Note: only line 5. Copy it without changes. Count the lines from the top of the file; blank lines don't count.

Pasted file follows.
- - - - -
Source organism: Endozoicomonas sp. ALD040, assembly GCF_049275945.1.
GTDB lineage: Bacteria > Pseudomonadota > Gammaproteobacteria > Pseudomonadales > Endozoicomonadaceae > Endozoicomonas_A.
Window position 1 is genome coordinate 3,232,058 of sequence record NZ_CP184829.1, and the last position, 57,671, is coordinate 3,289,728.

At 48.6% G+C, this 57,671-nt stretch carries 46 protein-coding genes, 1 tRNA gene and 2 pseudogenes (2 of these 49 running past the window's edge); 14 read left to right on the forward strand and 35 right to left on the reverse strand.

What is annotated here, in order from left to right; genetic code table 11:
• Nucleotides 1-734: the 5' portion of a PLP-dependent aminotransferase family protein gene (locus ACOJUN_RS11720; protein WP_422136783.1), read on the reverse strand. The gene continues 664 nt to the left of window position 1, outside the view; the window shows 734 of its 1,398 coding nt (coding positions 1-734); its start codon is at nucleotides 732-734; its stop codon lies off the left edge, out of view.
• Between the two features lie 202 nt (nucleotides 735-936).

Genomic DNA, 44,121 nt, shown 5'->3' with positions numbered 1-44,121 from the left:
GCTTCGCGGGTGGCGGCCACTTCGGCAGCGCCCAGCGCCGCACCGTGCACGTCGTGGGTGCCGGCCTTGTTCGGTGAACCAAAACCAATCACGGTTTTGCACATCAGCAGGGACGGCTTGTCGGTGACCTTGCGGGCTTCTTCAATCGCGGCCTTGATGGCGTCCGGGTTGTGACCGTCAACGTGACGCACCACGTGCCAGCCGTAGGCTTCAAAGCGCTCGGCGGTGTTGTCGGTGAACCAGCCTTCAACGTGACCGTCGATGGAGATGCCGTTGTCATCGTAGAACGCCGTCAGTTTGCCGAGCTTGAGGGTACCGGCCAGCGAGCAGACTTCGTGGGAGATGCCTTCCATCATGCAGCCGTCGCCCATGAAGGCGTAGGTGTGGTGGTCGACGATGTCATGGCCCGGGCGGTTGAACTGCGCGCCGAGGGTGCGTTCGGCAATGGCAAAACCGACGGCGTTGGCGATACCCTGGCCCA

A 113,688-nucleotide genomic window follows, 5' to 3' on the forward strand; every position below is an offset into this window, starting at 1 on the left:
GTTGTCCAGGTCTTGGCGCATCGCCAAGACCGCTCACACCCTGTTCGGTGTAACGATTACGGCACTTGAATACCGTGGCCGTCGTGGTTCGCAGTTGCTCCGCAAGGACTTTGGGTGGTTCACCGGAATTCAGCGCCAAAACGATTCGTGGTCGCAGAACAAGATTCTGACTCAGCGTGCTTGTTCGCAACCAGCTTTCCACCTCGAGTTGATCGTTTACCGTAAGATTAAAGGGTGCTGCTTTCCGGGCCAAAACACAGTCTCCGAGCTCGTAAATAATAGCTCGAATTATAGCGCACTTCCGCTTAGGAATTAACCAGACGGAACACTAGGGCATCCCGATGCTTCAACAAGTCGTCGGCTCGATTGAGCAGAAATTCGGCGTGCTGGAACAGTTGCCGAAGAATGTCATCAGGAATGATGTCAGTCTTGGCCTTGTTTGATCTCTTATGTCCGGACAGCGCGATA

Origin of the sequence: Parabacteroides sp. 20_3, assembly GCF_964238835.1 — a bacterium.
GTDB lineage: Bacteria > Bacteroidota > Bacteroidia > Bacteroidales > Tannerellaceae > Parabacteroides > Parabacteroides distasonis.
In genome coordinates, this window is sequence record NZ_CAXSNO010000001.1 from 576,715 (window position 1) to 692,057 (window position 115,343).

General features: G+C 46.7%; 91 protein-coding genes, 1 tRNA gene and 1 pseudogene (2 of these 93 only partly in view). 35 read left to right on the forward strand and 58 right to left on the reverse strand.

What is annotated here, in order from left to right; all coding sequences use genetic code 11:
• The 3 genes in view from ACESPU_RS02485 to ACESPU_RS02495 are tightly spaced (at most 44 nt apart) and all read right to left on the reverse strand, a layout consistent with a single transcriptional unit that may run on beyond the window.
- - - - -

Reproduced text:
What is annotated here, in order from left to right; genetic code table 11: